We need the help of every manufacturer in the plumbing, HVAC and industrial-piping industries in what I feel is an important issue: an industry-wide database called Source ASA+. The electrical industry has spent millions of dollars of manufacturers' money setting up a similar database. We can do it for a fraction of the cost.
In 1998 the American Supply Association funded the Center for Advancing Technology and hired Kevin Price as its director. Since then the center has established industry-wide EDI standards called "EDI Express" and it has also convinced the ASA board that, with the technology advances of today, an industry-wide database is necessary.
ASA took over the Source ASA project when Sterling Software Co. decided to get out of the business. Sterling's exorbitant fee structure caused 40 of 110 manufacturers to terminate their relationship with Sterling. Structural changes have been made since then, and the fees have been reduced to $3,000 to put 500 pages of catalog and price information onto Source ASA+ -- certainly not an unrealistic amount to ask manufacturers to help establish an industry database.
An ASA task force has been formed to target 150 major suppliers to the industry. The group is working toward an eventual goal of at least 300 to 400 suppliers. It appears that manufacturers are afraid to participate for two reasons. One is the "chicken and egg syndrome" -- they say not enough wholesalers are using the system, while wholesalers say the problem is not enough manufacturers are on the system to make the system useful. So, the ASA task force is asking manufacturers to give ASA+ a two-year test at $3,000 per year.
Manufacturers' second rea- son for not participating is, "We have our own Web site." But inside salespeople or contractors often find it impractical to log onto a Web site while entering orders or checking for information. It takes too much time. And they usually need information from more than one manufacturer, so they have to go to yet another site. That's why a single database is so important. Users can get all the information they need on one site.
No more excusesWhat are the advantages of a single database? Besides making the ordering process as easy as possible for our customers, there are several others: 1. UPC codes. A standard for manufacturers and a cross-reference number for each part for wholesaler utilization for bar coding, price updates and EDI; 2. Price updates. Some manufacturers presently use CD-ROMs for updates, and wholesalers need to format for each. Source ASA+ provides one industry standard; 3. EDI. An instant winner for manufacturers who take advantage of EDI Express standards. Adding one wholesaler to EDI will recoup a manufacturer's entire investment in Source ASA+; 4. Catalog information. A necessity for wholesalers' inside and outside sales personnel, as well as for customer use on Internet order-entry systems.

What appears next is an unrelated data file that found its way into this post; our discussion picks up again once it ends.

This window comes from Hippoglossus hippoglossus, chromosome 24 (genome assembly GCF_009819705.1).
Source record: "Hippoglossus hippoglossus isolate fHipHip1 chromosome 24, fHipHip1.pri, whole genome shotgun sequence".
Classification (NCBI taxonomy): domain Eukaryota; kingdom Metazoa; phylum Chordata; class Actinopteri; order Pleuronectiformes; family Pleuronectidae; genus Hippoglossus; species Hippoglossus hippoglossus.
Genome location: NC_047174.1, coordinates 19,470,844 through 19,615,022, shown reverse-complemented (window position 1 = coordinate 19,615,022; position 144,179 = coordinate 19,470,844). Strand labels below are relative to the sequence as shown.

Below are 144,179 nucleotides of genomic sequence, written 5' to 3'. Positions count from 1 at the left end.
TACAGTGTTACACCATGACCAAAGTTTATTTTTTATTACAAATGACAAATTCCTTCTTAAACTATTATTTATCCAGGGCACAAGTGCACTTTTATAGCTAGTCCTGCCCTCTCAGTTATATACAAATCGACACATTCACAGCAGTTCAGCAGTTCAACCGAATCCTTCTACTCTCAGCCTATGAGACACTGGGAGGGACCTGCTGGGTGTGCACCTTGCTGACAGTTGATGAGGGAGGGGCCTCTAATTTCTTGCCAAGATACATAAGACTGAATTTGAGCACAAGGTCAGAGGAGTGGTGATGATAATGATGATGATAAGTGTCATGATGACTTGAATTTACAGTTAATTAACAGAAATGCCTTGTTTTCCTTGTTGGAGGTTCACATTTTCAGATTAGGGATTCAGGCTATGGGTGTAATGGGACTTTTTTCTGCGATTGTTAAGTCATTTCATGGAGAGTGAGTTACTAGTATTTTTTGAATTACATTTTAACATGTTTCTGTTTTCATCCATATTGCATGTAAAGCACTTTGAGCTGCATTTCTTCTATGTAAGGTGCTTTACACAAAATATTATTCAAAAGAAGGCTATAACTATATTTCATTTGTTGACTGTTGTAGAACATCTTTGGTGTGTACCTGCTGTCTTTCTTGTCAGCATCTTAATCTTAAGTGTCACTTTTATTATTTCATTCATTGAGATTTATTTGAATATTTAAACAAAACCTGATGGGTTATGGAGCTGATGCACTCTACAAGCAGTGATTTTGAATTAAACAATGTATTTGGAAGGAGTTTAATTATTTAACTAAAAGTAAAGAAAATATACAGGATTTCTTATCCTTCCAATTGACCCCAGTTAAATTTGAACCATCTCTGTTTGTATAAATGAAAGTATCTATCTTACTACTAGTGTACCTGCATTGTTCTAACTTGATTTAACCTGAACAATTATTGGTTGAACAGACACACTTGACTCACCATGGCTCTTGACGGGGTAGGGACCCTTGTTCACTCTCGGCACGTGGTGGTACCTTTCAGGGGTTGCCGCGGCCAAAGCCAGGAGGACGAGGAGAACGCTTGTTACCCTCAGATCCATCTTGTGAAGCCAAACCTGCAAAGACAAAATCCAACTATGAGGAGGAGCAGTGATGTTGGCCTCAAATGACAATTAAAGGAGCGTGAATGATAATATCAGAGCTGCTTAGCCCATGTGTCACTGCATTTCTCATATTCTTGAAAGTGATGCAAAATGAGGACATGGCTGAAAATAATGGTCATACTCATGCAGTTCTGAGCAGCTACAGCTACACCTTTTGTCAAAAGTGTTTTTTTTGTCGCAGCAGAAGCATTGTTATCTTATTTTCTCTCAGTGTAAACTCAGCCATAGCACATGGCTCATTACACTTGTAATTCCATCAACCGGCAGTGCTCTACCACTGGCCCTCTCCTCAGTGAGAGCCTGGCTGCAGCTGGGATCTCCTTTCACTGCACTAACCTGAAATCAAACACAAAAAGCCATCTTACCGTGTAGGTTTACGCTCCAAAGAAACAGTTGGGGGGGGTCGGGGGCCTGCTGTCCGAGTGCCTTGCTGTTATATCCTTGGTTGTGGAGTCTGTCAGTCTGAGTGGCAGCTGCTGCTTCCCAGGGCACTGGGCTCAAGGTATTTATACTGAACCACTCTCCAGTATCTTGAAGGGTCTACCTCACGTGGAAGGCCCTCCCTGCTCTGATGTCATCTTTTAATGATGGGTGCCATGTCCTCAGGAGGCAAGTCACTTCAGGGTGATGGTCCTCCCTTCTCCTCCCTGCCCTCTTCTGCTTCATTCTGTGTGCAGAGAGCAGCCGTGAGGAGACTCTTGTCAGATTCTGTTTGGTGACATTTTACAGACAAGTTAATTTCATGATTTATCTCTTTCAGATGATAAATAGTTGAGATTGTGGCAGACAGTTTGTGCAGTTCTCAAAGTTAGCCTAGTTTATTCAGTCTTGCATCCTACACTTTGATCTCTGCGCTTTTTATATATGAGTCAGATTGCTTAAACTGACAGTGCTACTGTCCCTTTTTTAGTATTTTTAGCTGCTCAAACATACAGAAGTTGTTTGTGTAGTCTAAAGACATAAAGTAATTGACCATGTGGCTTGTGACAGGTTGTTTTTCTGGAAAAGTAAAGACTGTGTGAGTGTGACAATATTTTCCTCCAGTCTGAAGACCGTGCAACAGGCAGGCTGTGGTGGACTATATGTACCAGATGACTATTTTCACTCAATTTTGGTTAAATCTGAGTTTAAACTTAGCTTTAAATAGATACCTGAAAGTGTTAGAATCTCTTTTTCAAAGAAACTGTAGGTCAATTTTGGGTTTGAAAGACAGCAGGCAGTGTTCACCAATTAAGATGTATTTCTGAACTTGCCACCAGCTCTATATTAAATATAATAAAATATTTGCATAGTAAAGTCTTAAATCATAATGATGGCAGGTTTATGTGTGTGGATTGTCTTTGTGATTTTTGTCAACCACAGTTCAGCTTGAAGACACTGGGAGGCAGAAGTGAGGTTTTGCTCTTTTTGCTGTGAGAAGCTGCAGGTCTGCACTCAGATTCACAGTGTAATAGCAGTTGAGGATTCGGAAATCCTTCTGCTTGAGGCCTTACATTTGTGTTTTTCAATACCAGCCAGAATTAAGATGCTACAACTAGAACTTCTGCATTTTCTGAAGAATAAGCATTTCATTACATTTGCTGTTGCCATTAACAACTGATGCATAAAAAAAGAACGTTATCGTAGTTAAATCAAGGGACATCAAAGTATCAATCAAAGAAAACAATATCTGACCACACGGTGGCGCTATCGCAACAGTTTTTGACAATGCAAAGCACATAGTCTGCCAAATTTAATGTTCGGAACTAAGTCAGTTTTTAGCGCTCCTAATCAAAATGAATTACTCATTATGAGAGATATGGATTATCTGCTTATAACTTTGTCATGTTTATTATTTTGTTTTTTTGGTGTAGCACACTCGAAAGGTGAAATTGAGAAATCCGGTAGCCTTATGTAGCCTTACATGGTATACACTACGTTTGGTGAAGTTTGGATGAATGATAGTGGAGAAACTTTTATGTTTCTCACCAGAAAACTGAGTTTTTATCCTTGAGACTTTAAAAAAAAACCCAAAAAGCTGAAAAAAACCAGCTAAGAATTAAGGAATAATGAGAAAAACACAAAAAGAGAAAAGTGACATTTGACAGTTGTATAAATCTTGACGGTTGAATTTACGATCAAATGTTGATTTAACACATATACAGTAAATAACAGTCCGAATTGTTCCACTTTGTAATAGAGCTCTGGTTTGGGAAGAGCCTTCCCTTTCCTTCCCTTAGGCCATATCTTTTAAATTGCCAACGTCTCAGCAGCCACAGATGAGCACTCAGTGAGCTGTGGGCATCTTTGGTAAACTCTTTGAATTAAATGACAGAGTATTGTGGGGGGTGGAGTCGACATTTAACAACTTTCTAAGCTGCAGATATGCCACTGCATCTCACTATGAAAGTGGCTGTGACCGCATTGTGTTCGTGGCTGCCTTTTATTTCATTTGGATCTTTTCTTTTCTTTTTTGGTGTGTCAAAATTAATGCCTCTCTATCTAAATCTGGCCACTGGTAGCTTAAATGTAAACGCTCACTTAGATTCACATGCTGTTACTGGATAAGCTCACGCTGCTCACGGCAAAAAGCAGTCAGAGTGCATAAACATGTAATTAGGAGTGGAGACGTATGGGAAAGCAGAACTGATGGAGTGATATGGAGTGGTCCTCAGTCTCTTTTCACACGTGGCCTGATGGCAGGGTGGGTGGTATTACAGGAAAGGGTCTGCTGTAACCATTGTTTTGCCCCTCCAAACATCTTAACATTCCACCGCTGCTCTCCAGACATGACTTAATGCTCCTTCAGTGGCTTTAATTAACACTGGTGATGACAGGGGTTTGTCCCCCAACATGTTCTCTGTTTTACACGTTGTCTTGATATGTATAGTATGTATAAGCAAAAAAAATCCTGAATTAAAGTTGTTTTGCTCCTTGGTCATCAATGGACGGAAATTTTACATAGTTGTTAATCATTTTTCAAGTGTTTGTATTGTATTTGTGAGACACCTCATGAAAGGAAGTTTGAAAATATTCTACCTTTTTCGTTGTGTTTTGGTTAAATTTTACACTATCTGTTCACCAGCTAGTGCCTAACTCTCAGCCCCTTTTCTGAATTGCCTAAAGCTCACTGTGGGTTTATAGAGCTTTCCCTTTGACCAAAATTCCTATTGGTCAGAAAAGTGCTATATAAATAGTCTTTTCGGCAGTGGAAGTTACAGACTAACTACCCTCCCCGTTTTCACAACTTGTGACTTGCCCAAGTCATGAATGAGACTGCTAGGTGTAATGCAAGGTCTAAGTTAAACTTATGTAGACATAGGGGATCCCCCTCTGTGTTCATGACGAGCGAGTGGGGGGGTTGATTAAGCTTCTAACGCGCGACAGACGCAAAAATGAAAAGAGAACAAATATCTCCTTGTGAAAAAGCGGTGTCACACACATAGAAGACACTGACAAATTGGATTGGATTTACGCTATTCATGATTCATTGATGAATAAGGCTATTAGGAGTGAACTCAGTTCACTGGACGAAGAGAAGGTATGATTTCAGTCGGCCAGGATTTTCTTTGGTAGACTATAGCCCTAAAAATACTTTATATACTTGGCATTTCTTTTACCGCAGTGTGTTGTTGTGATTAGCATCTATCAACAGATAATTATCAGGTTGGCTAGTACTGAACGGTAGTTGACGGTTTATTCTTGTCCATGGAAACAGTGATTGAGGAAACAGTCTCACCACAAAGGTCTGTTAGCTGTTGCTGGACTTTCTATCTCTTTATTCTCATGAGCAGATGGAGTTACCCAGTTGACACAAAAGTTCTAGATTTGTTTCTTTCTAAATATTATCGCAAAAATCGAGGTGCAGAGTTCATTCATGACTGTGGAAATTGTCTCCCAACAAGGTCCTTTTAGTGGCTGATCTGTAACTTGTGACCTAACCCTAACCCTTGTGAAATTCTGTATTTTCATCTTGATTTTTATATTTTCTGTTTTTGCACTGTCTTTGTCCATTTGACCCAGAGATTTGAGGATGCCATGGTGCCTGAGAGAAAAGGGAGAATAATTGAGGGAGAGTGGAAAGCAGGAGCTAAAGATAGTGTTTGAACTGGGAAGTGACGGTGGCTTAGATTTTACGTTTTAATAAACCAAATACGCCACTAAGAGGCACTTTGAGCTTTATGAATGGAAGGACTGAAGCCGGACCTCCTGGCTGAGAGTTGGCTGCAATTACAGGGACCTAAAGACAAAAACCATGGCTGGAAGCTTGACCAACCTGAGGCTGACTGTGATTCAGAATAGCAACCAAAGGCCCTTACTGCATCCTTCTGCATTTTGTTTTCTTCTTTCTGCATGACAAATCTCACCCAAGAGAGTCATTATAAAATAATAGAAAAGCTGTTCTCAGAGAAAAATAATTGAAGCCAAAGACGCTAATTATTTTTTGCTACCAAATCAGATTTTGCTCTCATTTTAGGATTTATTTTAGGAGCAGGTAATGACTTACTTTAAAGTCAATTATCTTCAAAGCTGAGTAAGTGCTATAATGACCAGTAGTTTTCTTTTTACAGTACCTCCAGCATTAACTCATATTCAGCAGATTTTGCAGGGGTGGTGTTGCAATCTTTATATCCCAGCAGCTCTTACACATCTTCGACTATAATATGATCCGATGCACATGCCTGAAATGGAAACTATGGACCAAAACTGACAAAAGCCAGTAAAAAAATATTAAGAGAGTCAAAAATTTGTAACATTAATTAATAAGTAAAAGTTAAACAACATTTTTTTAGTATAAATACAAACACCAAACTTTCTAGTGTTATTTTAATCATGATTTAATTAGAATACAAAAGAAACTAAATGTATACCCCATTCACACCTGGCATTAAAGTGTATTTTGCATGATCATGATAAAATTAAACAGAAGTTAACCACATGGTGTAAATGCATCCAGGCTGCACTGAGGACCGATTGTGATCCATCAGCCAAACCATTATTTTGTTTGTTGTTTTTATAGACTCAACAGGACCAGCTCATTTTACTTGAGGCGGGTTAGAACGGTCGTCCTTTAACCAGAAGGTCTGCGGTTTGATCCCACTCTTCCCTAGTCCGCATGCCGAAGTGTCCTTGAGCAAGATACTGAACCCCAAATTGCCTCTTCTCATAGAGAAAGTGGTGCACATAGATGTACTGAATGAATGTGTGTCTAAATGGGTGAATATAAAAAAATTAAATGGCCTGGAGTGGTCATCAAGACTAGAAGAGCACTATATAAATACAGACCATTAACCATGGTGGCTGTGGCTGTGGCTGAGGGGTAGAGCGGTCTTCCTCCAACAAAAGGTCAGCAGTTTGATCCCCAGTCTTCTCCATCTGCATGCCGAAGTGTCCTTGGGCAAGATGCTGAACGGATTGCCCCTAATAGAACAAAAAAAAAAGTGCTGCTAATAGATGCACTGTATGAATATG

Why are catalog information and a single database so important? Please read Bob Miodonski's editorial in the September Supply House Times (page 112) regarding customers demanding use of the Internet. Also read the article on Coburn Supply's e-commerce initiative, and you will believe the Internet is going to be a factor in your business.
Coburn's Marketing Director Jim Fuller has done an outstanding job putting together a great Internet system, which is built on the Source ASA+ catalog. However, Coburn's results have been limited because not enough of their suppliers are on Source ASA+. My hat is off to Coburn Supply President Don Maloney and his employees for taking on such a project.
Eclipse, NxTrend, Prophet 21 and other software suppliers are making their systems Internet-ready. They have approached CAT about incorporating Source ASA+ into their systems; that's the direction their customers want to go. And many of the dot-com companies -- MRO.com, PurchasingCenter.com, supplyFORCE.com and others -- are calling wholesalers for catalog content for their B2B systems. These companies are betting their very existence on the Internet. Why are so many others dragging their feet? What are they waiting for, especially with Source ASA+ ready to go?
We at F.W. Webb Company feel strongly about this initiative. We will ask all suppliers to our distribution center and other major suppliers to our branches to participate in Source ASA+. In return we will pledge to go onto EDI with these suppliers as long as the Source ASA+ data file is complete. I find it hard to believe that more suppliers aren't jumping on the EDI Express bandwagon. It's a real winner.
The ASA task force is trying to convince the industry -- wholesalers and manufacturers -- how much time and money Source ASA+ will save and make for them. A central database with UPC codes, price and catalog information would be the best thing to happen to this industry since the fax machine.
You have nothing to gain by waiting, but everything to lose. I ask that interested manufacturers and wholesalers send an e-mail to Rosemarie Caponi, director of Source ASA+, at firstname.lastname@example.org for more information. Or send an e-mail to me at jack@fwwebb. I will respond immediately.
It's time for the industry to take action. Let's do it!